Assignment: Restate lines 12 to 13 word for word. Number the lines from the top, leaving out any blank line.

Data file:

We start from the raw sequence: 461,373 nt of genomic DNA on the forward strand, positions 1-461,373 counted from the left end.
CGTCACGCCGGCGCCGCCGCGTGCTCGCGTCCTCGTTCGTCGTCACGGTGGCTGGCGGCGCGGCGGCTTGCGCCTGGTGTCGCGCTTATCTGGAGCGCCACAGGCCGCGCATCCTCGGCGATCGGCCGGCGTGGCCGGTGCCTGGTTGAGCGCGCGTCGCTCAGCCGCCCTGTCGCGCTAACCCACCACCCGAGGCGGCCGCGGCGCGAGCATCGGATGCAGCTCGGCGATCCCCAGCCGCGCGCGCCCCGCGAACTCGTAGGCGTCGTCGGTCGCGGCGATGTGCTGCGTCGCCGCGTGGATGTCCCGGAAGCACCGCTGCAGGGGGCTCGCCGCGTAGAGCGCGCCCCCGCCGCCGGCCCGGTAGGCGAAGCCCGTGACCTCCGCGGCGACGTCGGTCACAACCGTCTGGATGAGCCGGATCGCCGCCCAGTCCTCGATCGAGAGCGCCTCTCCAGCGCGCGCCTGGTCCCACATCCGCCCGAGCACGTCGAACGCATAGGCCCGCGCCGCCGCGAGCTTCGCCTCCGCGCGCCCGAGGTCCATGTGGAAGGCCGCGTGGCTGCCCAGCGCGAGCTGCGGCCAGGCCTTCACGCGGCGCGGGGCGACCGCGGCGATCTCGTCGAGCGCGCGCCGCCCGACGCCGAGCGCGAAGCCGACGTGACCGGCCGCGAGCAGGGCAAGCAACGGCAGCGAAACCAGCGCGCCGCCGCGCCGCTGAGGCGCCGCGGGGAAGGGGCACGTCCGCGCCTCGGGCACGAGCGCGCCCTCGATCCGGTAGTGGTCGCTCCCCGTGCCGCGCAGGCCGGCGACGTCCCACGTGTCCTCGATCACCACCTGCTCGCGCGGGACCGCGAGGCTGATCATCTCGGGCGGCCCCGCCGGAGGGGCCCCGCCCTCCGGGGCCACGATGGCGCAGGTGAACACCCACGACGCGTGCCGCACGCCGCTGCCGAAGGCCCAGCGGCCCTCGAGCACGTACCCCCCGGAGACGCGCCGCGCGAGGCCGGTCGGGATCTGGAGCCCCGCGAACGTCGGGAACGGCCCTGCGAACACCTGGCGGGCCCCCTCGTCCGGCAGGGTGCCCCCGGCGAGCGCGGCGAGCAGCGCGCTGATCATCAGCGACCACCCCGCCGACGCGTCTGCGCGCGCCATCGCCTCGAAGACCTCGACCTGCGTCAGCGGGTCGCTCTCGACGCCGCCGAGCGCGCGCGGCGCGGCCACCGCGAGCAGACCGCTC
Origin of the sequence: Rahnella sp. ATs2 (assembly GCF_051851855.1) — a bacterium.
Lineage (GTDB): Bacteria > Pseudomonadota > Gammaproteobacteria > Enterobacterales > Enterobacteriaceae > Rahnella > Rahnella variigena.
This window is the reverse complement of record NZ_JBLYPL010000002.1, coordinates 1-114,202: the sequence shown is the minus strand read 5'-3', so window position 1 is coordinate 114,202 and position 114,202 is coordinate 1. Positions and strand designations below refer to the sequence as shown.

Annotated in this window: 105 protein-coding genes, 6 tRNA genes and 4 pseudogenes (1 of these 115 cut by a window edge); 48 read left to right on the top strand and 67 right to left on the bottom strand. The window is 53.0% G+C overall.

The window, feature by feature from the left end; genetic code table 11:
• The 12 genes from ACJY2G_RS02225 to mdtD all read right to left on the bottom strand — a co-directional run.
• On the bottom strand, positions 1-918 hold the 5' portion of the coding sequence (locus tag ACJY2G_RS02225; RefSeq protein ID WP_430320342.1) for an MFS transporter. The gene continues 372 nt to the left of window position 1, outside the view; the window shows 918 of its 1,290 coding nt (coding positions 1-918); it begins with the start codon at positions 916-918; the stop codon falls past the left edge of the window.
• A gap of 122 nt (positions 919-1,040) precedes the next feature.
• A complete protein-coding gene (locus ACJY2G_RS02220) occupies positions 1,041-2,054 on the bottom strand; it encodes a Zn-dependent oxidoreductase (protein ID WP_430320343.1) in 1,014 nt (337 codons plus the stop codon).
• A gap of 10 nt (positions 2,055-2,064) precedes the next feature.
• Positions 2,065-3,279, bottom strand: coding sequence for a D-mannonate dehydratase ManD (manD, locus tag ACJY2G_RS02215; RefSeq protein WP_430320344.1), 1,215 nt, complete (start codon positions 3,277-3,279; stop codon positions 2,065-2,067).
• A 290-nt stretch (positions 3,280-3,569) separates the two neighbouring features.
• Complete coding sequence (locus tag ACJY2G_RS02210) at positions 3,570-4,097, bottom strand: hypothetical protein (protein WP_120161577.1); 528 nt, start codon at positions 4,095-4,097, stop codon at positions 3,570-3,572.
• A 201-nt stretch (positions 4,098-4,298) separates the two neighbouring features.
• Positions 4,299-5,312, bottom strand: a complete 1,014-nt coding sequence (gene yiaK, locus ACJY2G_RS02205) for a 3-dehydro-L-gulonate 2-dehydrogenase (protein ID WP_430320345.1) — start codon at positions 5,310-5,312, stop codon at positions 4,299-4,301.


• A gap of 10 nt (positions 2,055-2,064) precedes the next feature.
• Positions 2,065-3,279, bottom strand: coding sequence for a D-mannonate dehydratase ManD (manD, locus tag ACJY2G_RS02215; RefSeq protein WP_430320344.1), 1,215 nt, complete (start codon positions 3,277-3,279; stop codon positions 2,065-2,067).